U.S. stocks, especially shares of tech companies, have been rattled by higher bond yields for various reasons, including the fact that higher interest rates increase borrowing costs and eat into the value of a company’s future earnings.
The S&P 500 index rose about 0.5 percent on Wednesday, adding to a gain of 1.4 percent on Tuesday. The Nasdaq composite climbed more than 1 percent, adding to a sharp rebound on Tuesday. The yield on 10-Year U.S. Treasury notes was unchanged at 1.54 percent.
The Stoxx Europe 600 rose 0.5 percent while the FTSE 100 was flat.
Just Eat Takeaway, the online food-delivery service, was one of the biggest gainers in the FTSE 100 index in Britain, with its shares rising as much as 5 percent after the company said revenue increased 54 percent last year. It also said it expected to keep gaining market share this year, even as restaurants reopen, and expected its acquisition of Grubhub to be completed in the first half of the year.
The European Central Bank begins its two-day policy meeting on Wednesday. Like in the United States, bond yields are rising in Europe. German 10-year yields are at minus 0.3 percent. Policymakers have been debating whether they will need to take action to stop yields rising too high. Some analysts say the central bank on Thursday could announce a plan to pick up the pace of its bond purchases to push down yields.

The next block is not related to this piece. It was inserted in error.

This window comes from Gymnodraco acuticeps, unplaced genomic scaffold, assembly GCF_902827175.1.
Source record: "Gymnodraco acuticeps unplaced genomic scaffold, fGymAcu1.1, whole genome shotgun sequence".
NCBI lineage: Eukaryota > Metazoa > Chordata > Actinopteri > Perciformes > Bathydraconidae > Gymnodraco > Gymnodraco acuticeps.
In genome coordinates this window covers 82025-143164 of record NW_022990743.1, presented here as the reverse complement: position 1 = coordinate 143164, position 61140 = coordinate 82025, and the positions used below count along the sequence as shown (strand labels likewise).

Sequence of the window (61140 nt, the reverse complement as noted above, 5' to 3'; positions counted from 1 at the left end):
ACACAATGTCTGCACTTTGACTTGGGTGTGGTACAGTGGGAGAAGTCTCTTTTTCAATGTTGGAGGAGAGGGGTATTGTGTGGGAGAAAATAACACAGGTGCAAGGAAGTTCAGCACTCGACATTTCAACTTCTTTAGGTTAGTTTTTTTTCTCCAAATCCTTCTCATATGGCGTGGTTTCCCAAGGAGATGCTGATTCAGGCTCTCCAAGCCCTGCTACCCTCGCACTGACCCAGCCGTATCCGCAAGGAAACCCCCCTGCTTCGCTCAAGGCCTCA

The Hang Seng Index in Hong Kong closed 0.5 percent higher and the Nikkei 225 in Japan ended the day little changed.
Cathay Pacific shares fell after the Hong Kong-based airline reported a $2.8 billion loss for 2020. The company’s share price has dropped about 30 percent since the end of 2019. Last year, the airline cut 8,500 jobs.
The American Rescue Plan, which was passed by the Senate over the weekend and is now back before the House of Representatives, would put pump $1.9 trillion into the economy.
The New York Times’s personal finance experts, Ron Lieber and Tara Siegel Bernard, combed through the bill to explain what it means in real terms to real people. Here are some of the questions they answer:
General Electric said on Wednesday that it would sell its airplane leasing unit to a rival, AerCap, in a deal that would reshape an aviation industry already transformed by the coronavirus pandemic.